A Very Special Ask Mr. Writing Person's Copy Editor
Editor's note: This post is actually written by me, Mr. Writing Person's copy editor.
If Mr. Writing Person would condescend to open his door, I'm sure he would apologize for being late. As it is, the only thing that makes it out of his room are sound waves, which are occasionally interpretable as words, usually sweary ones.
He said he'd update his story to reflect the other half of the advice he's given so far. I think he's having trouble following it. I'm surprised--how about you?
Anyway, since it's bad form to go two weeks without a blog post, I'm going to cover for him. He's actually had questions about his last post, though he's been too busy to answer them. I'll be... differently selective than he is, which should be fun.
Q. Where's all this "women and fame and glory and millions in advertising revenue" you're talking about? I mean, if you have all these women, why haven't we heard about them?
A. I believe Mr. Writing Person would present his mother as a prime example.
Q. I have a question about this paragraph:
Yvonne slammed the door and stalked away, causing the downstairs neighbor's ceiling paint to crack and flake onto the floor. Fabio Writing Person drilled a quick hole in the floor to make sure it was still seven feet of pure steel and concrete.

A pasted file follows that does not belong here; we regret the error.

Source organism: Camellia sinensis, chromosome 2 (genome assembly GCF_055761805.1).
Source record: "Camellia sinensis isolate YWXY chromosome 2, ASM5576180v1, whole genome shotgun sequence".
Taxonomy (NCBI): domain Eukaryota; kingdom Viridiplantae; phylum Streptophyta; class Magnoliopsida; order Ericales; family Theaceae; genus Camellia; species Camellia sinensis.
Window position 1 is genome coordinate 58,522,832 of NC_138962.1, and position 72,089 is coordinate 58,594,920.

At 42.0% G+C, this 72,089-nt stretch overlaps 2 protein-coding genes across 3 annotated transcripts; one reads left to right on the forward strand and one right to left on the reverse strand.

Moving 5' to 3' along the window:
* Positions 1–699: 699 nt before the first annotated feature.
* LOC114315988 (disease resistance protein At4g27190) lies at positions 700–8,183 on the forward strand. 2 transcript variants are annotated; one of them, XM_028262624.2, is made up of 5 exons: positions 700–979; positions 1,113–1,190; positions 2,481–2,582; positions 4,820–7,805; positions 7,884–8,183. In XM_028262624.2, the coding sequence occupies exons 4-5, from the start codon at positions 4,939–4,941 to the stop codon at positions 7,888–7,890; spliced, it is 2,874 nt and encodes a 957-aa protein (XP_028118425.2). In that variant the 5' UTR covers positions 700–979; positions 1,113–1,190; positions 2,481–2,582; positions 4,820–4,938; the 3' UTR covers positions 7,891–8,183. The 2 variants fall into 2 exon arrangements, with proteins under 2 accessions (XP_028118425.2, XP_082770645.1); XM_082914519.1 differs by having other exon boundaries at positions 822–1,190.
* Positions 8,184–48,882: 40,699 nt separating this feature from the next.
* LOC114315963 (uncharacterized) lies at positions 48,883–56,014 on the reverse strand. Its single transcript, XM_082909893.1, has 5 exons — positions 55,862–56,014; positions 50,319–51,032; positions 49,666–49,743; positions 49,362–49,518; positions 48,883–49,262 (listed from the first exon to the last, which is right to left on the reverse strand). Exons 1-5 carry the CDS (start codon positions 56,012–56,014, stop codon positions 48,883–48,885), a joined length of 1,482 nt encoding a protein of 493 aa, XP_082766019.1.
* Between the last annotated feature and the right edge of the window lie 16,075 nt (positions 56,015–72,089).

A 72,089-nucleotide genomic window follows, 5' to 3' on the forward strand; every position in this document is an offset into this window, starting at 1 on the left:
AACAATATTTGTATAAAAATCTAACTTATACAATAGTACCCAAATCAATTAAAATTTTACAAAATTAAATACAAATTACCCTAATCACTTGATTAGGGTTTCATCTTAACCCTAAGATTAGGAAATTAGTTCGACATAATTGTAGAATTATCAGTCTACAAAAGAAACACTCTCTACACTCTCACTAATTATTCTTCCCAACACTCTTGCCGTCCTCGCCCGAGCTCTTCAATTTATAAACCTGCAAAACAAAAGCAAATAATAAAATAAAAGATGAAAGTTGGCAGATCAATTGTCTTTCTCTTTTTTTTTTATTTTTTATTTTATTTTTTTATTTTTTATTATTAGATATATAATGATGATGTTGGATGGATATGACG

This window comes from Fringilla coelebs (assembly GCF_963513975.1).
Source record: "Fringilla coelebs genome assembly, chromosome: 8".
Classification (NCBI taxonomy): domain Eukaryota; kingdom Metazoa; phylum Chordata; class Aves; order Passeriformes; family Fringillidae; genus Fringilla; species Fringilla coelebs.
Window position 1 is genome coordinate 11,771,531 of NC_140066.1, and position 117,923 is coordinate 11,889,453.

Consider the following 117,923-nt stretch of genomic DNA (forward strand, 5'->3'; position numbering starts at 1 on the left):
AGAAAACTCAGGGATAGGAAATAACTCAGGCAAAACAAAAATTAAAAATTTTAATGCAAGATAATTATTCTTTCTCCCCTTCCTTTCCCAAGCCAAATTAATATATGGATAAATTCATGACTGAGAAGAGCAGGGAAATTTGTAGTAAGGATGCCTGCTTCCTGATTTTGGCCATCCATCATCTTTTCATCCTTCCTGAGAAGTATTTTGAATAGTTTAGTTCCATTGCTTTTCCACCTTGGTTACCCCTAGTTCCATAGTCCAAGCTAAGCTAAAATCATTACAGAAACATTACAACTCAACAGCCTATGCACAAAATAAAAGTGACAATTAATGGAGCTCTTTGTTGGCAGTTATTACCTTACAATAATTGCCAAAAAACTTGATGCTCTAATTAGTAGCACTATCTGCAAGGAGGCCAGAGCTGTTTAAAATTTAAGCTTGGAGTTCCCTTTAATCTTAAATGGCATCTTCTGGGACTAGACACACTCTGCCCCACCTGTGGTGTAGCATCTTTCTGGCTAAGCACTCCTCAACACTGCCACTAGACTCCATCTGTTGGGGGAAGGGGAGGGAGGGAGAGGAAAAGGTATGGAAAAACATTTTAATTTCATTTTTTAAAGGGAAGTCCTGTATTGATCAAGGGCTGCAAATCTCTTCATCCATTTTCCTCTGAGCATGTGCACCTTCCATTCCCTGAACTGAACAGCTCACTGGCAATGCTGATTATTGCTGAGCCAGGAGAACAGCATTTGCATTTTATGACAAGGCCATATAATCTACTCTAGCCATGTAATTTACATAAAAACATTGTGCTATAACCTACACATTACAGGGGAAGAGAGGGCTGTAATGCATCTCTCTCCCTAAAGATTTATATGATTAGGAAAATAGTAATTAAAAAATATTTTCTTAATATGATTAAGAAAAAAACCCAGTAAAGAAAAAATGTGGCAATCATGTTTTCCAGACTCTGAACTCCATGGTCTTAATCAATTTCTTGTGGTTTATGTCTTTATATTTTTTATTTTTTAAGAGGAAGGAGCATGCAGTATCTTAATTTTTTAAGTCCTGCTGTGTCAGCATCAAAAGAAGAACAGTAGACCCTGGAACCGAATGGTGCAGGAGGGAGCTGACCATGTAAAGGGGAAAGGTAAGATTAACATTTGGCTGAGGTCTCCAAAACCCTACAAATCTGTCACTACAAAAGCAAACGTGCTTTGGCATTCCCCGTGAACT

So why have "Fabio" drill a hole in the floor? What's up with that?
A. I believe this falls under "show, don't tell." If he had just told us that the floor was seven feet thick, that would have been cheating, because there's little chance Fabio would be thinking about that. However, His Inestimable Mr. Person found a tricky way around it: show how the floor is seven feet thick instead. This allows him to demonstrate ("show") the thickness of the floor without breaking POV ("tell").
Or something like that.
Q. So Fabio Writing Person just whips out an industrial drill with a seven-foot masonry bit and perforates his apartment whenever he feels like it?
A. He's active that way, yes.
Q. What's with this "beyond all rational belief" thing?
A. Did you notice how His Excellency Mr. Person tends to get stuck on phrases?
Q. He does?
A. Beyond all rational belief.
Q. Was the gerbil sandwich crunchy?
A. Horrendously so, I imagine. Notice, by the way, the sublime puppet stupidity / out-of-character moment portrayed in how that sandwich came to be.
Q. When Hellen "fished around in her drawers for another bottle of heroin," did that mean wooden drawers?
A. Probably not. Wooden drawers would be awfully hard to walk in, wouldn't you think?
Q. Okay, I'm really upset about this whole foreshadowing thing. When you foreshadow that someone is going to die, that person better be dead by the end of the story.
A. Haven't you ever read The Andromeda Strain by Michael Crichton? No fewer than twenty chapters end with something like, "Little did I know, it was the dumbest thing I could ever have done." Then, at the end, the story takes a turn for the worst and everyone ends up just fine--alive and well, except for the disease, which becomes globally inert.
The short answer is, if it works for Crichton, it works for Mr. Writing Person.
Q. The ending to The Andromeda Strain really bugged me.
A. It did?
Q. Beyond all rational belief.
A. Have a cookie.